8086 microprocessor

By | April 26, 2019

8086 microprocessor:

     Points to be noted:

  •     It is a 16-bit microprocessor
  •     It has 20-bit of an address bus and 16-bit of the data bus
  •     It supports pipelining
  •     It can access up to 1 MB
  •     It can access 216=65536 i/o devices
  •     It supports integer decimal and ASCII also
  •     It can operate in two mode
  •     It is a family of x-86
  •     It has two blocks EU & IU
  •    8086 has an instruction queue
  •    It supports multiprocessing
  •    Its memory space is segmented

The 8086 is a 16-bit microprocessor. This statement implies that its arithmetic logic unit, its internal registers, and most of its instructions are intended to work with 16-bit binary data. The 8086 microprocessor has a 16-bit data bus, so it can read and write data to memory and ports either 16 bits or 8 bits at a time. The 8086 microprocessor has a 20-bit address bus so it can address any one of 220, or 1,048,576 memory locations.

The CPU of 8086 is divided into 2 independent functional parts to speed up the processing namely BIU (Bus interface unit) & EU (execution unit).


It handles all transfers of data and addresses on the buses for the execution unit.

  • Sends out addresses
  • Fetches instructions from memory
  • R/W data from or to ports and memory i.e handles all transfers of data and addresses on the busses


  • Tells bus interface unit where to fetch instructions or data from
  • Decodes instructions
  • Executes instructions
8086 microprocessor architecture

                         Fig: a block diagram of 8086 microprocessor

Bus interface unit:

The bus interface unit is further divided into the following component

     1.     The Queue:

When EU is decoding or executing an instruction, the bus will be free at that time. BIU pre-fetches up to 6-instructions bytes to be executed and places them in QUEUE. This improves the overall speed because in each time of execution of new instruction, instead of sending the address of next instruction to be executed to the system memory and waiting from the memory to send back the instruction byte, EU just picks up the fetched instruction byte from the QUEUE.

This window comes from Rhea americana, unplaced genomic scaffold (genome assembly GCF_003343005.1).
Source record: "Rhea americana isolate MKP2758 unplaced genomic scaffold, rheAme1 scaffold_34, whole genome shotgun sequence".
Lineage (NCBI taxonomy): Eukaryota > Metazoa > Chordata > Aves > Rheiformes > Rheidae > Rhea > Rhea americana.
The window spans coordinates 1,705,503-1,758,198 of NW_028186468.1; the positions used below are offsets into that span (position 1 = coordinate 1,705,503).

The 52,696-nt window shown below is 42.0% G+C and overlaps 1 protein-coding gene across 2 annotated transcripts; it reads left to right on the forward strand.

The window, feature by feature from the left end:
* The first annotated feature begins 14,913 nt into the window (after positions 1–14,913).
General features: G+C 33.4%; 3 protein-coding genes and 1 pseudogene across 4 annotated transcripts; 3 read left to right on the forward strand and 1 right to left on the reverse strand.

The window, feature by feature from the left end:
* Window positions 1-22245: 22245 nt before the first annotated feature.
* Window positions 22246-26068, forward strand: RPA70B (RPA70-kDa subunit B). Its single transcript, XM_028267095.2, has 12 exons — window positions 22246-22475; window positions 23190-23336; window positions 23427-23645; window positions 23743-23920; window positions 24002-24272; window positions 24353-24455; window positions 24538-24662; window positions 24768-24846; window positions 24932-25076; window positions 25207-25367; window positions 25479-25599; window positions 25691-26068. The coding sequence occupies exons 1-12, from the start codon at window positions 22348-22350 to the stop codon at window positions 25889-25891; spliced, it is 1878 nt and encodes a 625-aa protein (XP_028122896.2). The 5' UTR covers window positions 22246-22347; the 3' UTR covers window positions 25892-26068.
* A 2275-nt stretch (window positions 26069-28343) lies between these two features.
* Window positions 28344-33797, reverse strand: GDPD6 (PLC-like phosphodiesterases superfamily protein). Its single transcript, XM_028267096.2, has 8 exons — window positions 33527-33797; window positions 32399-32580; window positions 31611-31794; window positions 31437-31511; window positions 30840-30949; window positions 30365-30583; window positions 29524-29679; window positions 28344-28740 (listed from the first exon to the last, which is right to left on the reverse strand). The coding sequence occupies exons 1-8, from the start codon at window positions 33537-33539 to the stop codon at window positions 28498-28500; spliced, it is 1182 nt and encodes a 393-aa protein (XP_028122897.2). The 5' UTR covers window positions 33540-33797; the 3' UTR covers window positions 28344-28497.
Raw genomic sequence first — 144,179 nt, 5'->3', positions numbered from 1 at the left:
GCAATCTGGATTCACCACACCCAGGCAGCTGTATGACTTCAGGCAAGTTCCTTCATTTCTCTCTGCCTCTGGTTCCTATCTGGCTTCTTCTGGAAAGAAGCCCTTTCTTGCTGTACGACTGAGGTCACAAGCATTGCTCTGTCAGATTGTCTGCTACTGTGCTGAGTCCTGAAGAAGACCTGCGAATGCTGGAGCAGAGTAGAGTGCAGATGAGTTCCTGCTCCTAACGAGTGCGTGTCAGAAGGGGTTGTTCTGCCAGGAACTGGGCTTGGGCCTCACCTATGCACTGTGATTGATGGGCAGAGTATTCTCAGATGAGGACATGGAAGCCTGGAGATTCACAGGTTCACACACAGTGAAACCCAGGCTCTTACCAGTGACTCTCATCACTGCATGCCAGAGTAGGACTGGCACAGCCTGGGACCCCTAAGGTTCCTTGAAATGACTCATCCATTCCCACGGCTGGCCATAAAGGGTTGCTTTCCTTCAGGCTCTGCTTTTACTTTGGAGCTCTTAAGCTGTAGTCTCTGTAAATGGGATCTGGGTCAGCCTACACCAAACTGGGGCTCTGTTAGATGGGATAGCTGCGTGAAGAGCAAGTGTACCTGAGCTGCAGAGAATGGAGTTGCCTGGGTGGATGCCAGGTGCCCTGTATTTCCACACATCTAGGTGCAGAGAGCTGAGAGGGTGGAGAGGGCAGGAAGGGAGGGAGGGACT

The bus interface unit(BIU) stores these pre-fetched bytes in a first-in-first-out (FIFO) register set known as a queue. Fetching the next instruction while the current instruction being executed is called pipelining.

     2.     Segment registers:

The BIU carry a dedicated address, which is used to produce the 20-bit address. The bus control logic of the bus interface unit(BIU) generates all the bus control signals, such as the R/W signals, for memory and I/O. The BIU also has four 16 bit segments registers which are:

  • Code segment: code segment holds the upper 16-bits of the starting addresses of the segment from which BIU is currently fetching instruction code bytes.
  •     Stack segment: Stack segment store addresses and data while subprogram executes
  •     Extra segment: store upper 16-bit s of starting addresses of two memory segments that are used for data.
  •     Data segment: store upper 16-bit s of starting addresses of two memory segments that are used for data.

      3.     Instruction pointer:

It is a 16-bit register that keeps the address of memory location of coming instruction to be executed

    4.     Stack Segment Register (SS) and Stack Pointer (SP):

The stack is a section of any memory device to store addresses and data while a subprogram is progressing. The stack segment(SS) register points to the current stack. The 20-bit physical stack address is calculated from the Stack Segment and Stack Pointer. The programmer also can use Base Pointer (BP) instead of SP for addressing. In this case, the 20-bit physical address is calculated with the help of SS and BP.

Execution unit

     1.     Instruction Decoder & ALU: